Journal of Fluid Mechanics

Outline of a theory of turbulent shear flow

W. V. R.  Malkus a1
a1 Woods Hole Oceanographic Institution, Woods Hole, Massachusetts

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In this paper the spatial variations and spectral structure of steady-state turbulent shear flow in channels are investigated without the introduction of empirical parameters. This is made possible by the assumption that the non-linear momentum transport has only stabilizing effects on the mean field of flow. Two constraints on the possible momentum transport are drawn from this assumption: first, that the mean flow will be statistically stable if an Orr-Sommerfeld type equation is satisfied by fluctuations of the mean; second, that the smallest scale of motion that can be present in the spectrum of the momentum transport is the scale of the marginally stable fluctuations of the mean. Within these two constraints, and for a given mass transport, an upper limit is sought for the rate of dissipation of potential energy into heat. Solutions of the stability equation depend upon the shape of the mean velocity profile. In turn, the mean velocity profile depends upon the spatial spectrum of the momentum transport. A variational technique is used to determine that momentum transport spectrum which is both marginally stable and produces a maximum dissipation rate. The resulting spectrum determines the velocity profile and its dependence on the boundary conditions. Past experimental work has disclosed laminar, ‘transitional’, logarithmic and parabolic regions of the velocity profile. Several experimental laws and their accompanying constants relate the extent of these regions to the boundary conditions. The theoretical profile contains each feature and law that is observed. First approximations to the constants are found, and give, in particular, a value for the logarithmic slope (von Kármán's constant) which is within the experimental error. However, the theoretical boundary constant is smaller than the observed value. Turbulent channel flow seems to achieve the extreme state found here, but a more decisive quantitative comparison of theory and experiment requires improvement in the solutions of the classical laminar stability problem.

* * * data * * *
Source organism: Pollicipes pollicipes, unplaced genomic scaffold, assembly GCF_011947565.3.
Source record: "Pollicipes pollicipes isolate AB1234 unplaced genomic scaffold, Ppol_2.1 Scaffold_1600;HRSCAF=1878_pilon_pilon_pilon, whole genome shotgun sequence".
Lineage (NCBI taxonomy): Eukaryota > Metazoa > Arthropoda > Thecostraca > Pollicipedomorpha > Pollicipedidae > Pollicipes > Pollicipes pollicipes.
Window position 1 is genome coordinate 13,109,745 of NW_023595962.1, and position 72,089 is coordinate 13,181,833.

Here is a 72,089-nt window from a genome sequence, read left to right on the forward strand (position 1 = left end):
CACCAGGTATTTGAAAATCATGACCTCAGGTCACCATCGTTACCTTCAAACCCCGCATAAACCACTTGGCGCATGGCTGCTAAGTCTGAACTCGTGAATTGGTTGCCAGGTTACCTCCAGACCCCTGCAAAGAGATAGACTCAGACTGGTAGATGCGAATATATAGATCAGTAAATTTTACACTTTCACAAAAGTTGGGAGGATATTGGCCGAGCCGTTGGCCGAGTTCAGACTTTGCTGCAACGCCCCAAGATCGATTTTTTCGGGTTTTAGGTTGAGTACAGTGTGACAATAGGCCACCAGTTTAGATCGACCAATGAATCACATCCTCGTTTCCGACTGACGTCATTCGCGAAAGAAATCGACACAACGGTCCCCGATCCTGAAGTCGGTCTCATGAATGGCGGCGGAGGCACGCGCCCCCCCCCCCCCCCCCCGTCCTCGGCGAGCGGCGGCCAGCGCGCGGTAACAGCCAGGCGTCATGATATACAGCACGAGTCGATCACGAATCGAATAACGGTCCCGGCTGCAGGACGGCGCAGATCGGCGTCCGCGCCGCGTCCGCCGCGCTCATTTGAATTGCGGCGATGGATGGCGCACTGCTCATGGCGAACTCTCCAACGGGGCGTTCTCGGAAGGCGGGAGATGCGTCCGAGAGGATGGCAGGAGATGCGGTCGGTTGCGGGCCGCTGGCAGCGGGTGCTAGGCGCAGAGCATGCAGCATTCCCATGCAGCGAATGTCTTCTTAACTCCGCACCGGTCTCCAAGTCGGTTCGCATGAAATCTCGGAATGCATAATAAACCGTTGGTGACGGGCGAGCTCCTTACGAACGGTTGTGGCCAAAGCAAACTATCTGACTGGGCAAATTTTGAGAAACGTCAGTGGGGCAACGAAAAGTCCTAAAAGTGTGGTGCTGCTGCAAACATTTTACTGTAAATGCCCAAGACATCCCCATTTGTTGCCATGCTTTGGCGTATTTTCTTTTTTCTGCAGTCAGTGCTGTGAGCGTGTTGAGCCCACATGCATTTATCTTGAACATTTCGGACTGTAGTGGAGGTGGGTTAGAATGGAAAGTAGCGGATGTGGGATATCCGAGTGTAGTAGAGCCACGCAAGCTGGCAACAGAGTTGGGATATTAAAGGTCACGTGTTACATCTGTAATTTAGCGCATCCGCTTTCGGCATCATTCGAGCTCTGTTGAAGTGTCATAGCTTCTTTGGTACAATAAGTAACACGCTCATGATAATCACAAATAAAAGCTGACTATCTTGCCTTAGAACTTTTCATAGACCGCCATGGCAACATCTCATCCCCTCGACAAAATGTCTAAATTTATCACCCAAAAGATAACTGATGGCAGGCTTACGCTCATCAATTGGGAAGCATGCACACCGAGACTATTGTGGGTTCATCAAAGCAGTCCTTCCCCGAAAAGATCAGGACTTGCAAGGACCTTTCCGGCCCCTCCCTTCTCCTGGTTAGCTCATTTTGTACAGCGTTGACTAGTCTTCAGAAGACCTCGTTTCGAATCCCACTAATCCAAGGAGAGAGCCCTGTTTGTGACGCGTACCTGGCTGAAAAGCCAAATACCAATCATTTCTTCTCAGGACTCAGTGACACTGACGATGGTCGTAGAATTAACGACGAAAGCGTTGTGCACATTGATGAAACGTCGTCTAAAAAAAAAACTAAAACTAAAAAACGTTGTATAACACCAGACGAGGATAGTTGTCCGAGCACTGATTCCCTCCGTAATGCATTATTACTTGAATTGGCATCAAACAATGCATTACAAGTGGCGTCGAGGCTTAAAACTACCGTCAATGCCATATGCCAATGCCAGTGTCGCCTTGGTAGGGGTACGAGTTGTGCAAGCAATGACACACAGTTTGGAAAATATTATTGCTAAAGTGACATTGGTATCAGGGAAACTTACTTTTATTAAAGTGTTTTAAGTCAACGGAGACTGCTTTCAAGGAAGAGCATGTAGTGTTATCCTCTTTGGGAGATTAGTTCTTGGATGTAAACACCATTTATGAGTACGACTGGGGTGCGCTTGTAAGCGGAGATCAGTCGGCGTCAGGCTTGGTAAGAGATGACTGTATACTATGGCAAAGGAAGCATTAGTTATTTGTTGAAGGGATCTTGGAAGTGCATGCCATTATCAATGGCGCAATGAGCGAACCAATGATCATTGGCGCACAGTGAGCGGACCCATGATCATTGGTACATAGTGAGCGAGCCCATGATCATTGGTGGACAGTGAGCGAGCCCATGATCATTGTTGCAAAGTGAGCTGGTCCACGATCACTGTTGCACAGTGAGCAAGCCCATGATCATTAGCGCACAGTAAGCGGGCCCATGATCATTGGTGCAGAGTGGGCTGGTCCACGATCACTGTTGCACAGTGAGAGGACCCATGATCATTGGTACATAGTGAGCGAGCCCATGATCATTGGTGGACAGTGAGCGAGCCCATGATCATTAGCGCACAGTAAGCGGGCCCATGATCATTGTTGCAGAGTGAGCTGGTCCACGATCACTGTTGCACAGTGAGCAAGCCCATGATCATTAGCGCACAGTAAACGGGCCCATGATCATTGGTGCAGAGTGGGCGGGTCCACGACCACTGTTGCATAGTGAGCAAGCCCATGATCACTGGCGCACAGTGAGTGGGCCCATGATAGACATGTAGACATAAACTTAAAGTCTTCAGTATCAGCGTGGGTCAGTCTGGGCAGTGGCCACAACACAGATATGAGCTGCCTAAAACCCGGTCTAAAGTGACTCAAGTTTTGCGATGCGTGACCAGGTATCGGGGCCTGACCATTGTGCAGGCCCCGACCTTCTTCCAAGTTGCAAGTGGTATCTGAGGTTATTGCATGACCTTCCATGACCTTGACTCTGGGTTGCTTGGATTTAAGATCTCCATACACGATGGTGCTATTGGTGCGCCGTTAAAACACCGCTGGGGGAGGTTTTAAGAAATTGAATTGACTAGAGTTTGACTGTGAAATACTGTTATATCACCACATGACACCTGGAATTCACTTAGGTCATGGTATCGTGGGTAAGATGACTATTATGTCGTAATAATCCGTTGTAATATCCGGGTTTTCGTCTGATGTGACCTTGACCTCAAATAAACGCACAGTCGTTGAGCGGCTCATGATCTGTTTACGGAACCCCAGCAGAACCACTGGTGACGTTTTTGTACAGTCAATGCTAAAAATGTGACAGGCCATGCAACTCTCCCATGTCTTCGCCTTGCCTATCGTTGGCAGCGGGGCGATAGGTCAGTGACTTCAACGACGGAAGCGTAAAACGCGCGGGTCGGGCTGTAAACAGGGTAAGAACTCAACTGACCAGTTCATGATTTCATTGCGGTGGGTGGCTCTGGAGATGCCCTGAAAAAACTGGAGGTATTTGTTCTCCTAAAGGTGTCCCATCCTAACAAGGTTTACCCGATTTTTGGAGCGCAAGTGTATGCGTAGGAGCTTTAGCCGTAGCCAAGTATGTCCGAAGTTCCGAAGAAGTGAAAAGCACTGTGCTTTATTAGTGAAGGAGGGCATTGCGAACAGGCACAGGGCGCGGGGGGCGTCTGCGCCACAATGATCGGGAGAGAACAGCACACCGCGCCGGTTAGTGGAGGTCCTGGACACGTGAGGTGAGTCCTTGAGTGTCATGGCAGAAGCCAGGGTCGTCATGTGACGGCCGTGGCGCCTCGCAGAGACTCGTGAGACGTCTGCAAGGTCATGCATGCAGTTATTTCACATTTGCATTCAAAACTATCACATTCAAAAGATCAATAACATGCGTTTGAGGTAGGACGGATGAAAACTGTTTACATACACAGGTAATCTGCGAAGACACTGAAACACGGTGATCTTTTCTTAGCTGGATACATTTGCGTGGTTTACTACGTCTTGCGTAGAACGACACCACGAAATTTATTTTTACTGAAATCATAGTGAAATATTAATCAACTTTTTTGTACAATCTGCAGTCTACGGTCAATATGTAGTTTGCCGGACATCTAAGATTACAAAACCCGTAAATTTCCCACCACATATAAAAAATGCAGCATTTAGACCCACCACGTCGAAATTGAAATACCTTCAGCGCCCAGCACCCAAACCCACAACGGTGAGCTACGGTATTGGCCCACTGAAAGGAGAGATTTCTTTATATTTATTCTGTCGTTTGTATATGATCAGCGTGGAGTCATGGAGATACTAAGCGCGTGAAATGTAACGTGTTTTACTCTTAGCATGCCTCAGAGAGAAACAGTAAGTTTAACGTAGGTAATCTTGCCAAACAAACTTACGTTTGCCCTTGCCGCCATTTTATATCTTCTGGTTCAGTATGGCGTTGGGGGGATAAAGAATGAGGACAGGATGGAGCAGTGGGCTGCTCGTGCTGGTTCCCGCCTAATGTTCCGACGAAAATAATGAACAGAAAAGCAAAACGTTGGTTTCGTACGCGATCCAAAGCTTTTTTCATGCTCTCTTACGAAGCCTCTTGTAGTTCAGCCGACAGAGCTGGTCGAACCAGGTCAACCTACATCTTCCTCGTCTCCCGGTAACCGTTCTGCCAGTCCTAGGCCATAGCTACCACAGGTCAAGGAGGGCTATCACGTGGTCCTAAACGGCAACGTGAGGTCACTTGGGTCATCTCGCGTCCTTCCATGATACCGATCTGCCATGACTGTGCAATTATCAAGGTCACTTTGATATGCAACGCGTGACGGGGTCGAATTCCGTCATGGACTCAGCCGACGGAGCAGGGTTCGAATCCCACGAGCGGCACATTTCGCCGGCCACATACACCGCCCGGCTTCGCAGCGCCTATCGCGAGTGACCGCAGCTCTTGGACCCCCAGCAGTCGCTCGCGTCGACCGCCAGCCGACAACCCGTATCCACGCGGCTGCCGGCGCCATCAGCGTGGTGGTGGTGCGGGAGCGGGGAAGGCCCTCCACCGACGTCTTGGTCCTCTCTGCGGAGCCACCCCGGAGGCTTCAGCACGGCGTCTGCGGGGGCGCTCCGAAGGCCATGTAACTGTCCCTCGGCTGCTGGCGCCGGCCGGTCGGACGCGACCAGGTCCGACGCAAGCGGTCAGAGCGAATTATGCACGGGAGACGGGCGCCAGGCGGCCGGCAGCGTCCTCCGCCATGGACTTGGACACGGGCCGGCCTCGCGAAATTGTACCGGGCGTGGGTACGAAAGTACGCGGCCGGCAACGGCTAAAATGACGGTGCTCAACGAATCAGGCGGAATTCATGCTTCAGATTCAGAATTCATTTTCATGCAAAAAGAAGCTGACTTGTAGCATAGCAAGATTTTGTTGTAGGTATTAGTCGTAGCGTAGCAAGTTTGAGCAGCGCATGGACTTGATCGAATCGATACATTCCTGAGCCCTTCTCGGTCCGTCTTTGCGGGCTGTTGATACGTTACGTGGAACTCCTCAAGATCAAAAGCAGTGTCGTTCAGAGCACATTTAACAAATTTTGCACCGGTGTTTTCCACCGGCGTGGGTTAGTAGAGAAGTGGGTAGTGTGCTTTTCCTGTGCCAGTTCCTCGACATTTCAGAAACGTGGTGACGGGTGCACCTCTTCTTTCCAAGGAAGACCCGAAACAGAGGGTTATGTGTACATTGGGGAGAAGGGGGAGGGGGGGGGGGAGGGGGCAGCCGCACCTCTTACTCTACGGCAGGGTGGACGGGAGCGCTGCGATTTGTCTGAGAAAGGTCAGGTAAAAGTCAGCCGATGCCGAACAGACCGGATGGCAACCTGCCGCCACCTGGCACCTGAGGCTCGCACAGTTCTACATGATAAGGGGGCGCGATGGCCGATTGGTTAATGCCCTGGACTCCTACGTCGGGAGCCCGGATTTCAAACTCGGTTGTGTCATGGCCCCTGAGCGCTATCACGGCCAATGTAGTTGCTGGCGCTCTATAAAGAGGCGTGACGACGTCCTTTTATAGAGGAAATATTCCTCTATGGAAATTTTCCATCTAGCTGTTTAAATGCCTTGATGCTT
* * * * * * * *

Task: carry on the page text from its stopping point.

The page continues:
(Received June 4 1956)

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